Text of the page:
The doctor’s report was part of a bundle of about 500 records from Landsberg Prison that were sold at auction on July 2nd, 2010, in Fürth, Bavaria. The seller’s father had acquired them in the 1970s at a flea market in Nuremberg. It seems they were stolen from Landsberg by the then-head of the prison in the 1960s. After his death, his estate was sold off at the flea market. There are no doubts as to documents’ authenticity.

They describe an imprisonment virtually indistinguishable from a vacation at a nice B&B with bars on the windows. Every time Hitler had a visitor, the prison kept a record of the visit on a card. There are 330 cards, which means Hitler had quite the busy social schedule for the 264 days he spent at Landsberg. His close friend and supporter Ernst Hanfstaengl (who was half American, btw, and eventually turned coat and informed on his former bestie to Roosevelt) described his visits to Hitler in Landsberg as looking like he had “walked into a delicatessen. There was fruit and there were flowers, wine and other alcoholic beverages, ham, sausage, cake, boxes of chocolates and much more.”

The estimate sale price for the Landsberg records was 25,000 euros ($27,000) but sale was blocked and the papers seized by the Bavarian government after they were quickly classified as nationally valuable archives. They’ve been in the State Archives in Munich ever since, and now Peter Fleischmann, the Head of the Nuremberg State Archives, has published an annotated edition of the papers after five years of study.

Dr. Brinsteiner examined prisoner No. 45 (Hitler, Adolf) on November 12th, 1923, the day after his arrest. He noted in the “Record book for protective custody” that Hitler suffered from “right-sided cryptorchidism,” meaning his right testicle had never descended. Other than that, he was “healthy, strong” and weighed 78 kilograms. There’s no reason to think the good doctor was lying as he, like much of the rest of the prison staff, was a nationalist and Nazi sympathizer.

Hitler’s testicles have been the subject of much speculation over the years. As early as 1943 Dr. Eduard Bloch, Hitler’s Jewish childhood physician who fled to America in 1940, was asked by the US military about the Führer nads. He assured them they were “completely normal.” In 1968, a Russian journalist published a book that included the report of an autopsy done on Hitler’s body by Soviet doctors in the bunker after the fall of Berlin. They claimed his left testicle had not only not descended, but was nowhere to be found up in there. That autopsy report had other errors, however, and the Soviets first insisted that Hitler had escaped with his life so the source is less than reliable.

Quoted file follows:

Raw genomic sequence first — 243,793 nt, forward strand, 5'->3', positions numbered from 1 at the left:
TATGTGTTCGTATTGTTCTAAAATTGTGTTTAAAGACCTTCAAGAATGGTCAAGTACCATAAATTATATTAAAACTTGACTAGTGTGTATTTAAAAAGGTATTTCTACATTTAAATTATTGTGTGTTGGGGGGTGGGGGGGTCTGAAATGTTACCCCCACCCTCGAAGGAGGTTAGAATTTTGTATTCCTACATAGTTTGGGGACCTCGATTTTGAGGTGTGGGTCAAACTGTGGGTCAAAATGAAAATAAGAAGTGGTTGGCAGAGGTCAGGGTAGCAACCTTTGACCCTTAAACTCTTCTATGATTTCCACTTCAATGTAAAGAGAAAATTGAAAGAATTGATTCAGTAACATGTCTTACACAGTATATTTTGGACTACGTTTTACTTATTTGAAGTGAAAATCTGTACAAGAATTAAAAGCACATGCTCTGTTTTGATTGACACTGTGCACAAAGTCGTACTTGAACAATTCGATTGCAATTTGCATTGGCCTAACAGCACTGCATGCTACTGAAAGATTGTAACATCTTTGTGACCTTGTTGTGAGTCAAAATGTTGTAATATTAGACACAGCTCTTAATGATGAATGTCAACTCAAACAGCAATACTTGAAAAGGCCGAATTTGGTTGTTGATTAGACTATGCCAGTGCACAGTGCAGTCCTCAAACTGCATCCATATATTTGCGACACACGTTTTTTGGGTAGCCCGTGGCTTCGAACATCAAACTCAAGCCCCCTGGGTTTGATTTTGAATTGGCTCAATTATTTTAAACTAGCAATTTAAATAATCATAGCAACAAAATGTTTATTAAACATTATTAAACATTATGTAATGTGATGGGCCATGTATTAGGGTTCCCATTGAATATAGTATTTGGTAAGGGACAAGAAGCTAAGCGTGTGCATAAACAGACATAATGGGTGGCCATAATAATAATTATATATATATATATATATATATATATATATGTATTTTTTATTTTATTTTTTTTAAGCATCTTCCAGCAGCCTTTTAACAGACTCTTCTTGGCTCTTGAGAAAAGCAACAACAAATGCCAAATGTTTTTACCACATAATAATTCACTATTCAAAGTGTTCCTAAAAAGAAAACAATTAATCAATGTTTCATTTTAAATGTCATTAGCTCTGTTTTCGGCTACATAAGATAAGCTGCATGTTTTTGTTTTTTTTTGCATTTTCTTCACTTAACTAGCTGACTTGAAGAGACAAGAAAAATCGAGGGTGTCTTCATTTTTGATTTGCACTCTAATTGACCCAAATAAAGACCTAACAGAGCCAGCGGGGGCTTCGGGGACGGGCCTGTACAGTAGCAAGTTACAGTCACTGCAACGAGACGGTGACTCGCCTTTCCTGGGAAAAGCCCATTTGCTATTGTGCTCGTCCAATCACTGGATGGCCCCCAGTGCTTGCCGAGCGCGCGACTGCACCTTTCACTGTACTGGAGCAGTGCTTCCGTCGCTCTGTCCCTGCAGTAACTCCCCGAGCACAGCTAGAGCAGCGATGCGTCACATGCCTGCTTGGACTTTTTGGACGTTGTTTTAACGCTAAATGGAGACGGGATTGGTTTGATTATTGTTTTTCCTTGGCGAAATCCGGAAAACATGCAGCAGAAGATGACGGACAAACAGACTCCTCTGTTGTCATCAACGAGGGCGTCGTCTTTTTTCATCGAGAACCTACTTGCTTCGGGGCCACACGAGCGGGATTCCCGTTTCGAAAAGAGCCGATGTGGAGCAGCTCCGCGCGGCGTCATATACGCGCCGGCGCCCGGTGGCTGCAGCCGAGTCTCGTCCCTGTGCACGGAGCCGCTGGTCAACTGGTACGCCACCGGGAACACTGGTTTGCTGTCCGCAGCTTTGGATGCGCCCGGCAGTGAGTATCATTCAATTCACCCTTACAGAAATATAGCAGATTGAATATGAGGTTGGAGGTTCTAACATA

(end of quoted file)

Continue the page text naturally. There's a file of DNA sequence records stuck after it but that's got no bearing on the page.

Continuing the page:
In 2008, Polish priest and amateur historian Franciszek Pawlar claimed that he had heard from a German army medic that Hitler had lost a testicle from a shrapnel wound suffered at the Battle of the Somme. The Somme rumor had been floating around for years by then, one guy’s hearsay confirmation of it wasn’t exactly a slam dunk. The Landberg medical report, on the other hand, isn’t obscured by time, propaganda, mythology or gossip. It makes no comment on any resemblance to Himmler’s, the size of Goering’s and presence or absence of Goebbels’.

Site of first multi-year European settlement in the U.S. found

Friday, December 18th, 2015

Archaeologists from the University of West Florida have identified the site of the first multi-year settlement in the United States in Pensacola, Florida. The settlement of Santa Maria de Ochuse was established by Don Tristán de Luna y Arellano in August of 1559, six years before Pedro Menéndez founded the St. Augustine colony in and 48 years before the first permanent English colony was founded in Jamestown, Virginia. Luna set sail from Veracruz, Mexico, with 1,500 people — 550 Spanish soldiers, about 200 Aztecs, colonists and African slaves — in 11 ships. The would-be colony was devastated one month after its arrival by a hurricane that sank six ships carrying their much-needed supplies.

Without a significant Native American population in the area able or willing to provide them with food and with the next relief ship coming months later in December, the colonists had to eke out a meager existence as best they could. Documentary research suggests they moved inland to Alabama for six months only to return when what food they were able to accumulate was taken by local Native Americans, but archaeological evidence of the Luna expedition in Alabama has yet to be found. The colony was never able to thrive and only lasted two years. In 1561 the surviving colonists were picked up by Spanish ships and went back to Mexico.